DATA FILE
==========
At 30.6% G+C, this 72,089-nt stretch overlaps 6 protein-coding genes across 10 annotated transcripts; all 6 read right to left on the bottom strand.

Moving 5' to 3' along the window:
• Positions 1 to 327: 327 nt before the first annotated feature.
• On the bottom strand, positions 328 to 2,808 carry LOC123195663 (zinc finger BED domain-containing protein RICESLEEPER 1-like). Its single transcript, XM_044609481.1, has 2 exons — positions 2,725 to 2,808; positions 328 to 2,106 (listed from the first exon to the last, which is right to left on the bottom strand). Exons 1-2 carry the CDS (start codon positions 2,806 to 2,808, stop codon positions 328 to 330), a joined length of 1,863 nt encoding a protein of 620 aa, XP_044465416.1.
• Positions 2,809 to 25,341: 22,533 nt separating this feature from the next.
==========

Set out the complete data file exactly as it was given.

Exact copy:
At 30.6% G+C, this 72,089-nt stretch overlaps 6 protein-coding genes across 10 annotated transcripts; all 6 read right to left on the bottom strand.

Moving 5' to 3' along the window:
• Positions 1 to 327: 327 nt before the first annotated feature.
• On the bottom strand, positions 328 to 2,808 carry LOC123195663 (zinc finger BED domain-containing protein RICESLEEPER 1-like). Its single transcript, XM_044609481.1, has 2 exons — positions 2,725 to 2,808; positions 328 to 2,106 (listed from the first exon to the last, which is right to left on the bottom strand). Exons 1-2 carry the CDS (start codon positions 2,806 to 2,808, stop codon positions 328 to 330), a joined length of 1,863 nt encoding a protein of 620 aa, XP_044465416.1.
• Positions 2,809 to 25,341: 22,533 nt separating this feature from the next.